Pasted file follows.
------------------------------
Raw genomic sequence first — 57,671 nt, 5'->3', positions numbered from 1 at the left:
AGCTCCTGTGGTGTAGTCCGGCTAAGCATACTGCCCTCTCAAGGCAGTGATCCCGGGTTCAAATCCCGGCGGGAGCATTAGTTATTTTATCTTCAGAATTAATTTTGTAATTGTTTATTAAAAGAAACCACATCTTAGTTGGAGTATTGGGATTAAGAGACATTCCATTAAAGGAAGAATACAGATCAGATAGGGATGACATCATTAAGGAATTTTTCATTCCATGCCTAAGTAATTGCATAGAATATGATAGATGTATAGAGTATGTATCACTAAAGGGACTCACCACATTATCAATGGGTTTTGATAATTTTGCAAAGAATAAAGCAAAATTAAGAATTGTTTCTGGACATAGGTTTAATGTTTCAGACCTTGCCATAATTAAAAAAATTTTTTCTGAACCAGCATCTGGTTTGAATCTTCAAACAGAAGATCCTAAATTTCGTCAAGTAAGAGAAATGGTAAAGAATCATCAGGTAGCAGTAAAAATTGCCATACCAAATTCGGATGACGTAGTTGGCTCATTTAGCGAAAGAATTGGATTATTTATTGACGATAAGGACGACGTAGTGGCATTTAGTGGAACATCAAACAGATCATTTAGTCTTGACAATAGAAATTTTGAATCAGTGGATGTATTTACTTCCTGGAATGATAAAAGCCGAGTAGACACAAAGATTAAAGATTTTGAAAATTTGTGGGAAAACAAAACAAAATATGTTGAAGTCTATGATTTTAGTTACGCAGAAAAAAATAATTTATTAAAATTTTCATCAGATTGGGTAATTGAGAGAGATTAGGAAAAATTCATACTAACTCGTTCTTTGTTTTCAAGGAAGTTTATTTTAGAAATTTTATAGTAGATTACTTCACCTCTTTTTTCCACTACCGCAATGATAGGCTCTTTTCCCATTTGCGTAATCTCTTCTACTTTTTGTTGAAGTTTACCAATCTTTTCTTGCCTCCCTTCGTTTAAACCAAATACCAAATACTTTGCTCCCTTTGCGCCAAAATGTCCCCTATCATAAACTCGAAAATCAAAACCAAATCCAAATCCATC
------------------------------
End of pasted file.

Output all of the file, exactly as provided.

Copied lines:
Raw genomic sequence first — 57,671 nt, 5'->3', positions numbered from 1 at the left:
AGCTCCTGTGGTGTAGTCCGGCTAAGCATACTGCCCTCTCAAGGCAGTGATCCCGGGTTCAAATCCCGGCGGGAGCATTAGTTATTTTATCTTCAGAATTAATTTTGTAATTGTTTATTAAAAGAAACCACATCTTAGTTGGAGTATTGGGATTAAGAGACATTCCATTAAAGGAAGAATACAGATCAGATAGGGATGACATCATTAAGGAATTTTTCATTCCATGCCTAAGTAATTGCATAGAATATGATAGATGTATAGAGTATGTATCACTAAAGGGACTCACCACATTATCAATGGGTTTTGATAATTTTGCAAAGAATAAAGCAAAATTAAGAATTGTTTCTGGACATAGGTTTAATGTTTCAGACCTTGCCATAATTAAAAAAATTTTTTCTGAACCAGCATCTGGTTTGAATCTTCAAACAGAAGATCCTAAATTTCGTCAAGTAAGAGAAATGGTAAAGAATCATCAGGTAGCAGTAAAAATTGCCATACCAAATTCGGATGACGTAGTTGGCTCATTTAGCGAAAGAATTGGATTATTTATTGACGATAAGGACGACGTAGTGGCATTTAGTGGAACATCAAACAGATCATTTAGTCTTGACAATAGAAATTTTGAATCAGTGGATGTATTTACTTCCTGGAATGATAAAAGCCGAGTAGACACAAAGATTAAAGATTTTGAAAATTTGTGGGAAAACAAAACAAAATATGTTGAAGTCTATGATTTTAGTTACGCAGAAAAAAATAATTTATTAAAATTTTCATCAGATTGGGTAATTGAGAGAGATTAGGAAAAATTCATACTAACTCGTTCTTTGTTTTCAAGGAAGTTTATTTTAGAAATTTTATAGTAGATTACTTCACCTCTTTTTTCCACTACCGCAATGATAGGCTCTTTTCCCATTTGCGTAATCTCTTCTACTTTTTGTTGAAGTTTACCAATCTTTTCTTGCCTCCCTTCGTTTAAACCAAATACCAAATACTTTGCTCCCTTTGCGCCAAAATGTCCCCTATCATAAACTCGAAAATCAAAACCAAATCCAAATCCATC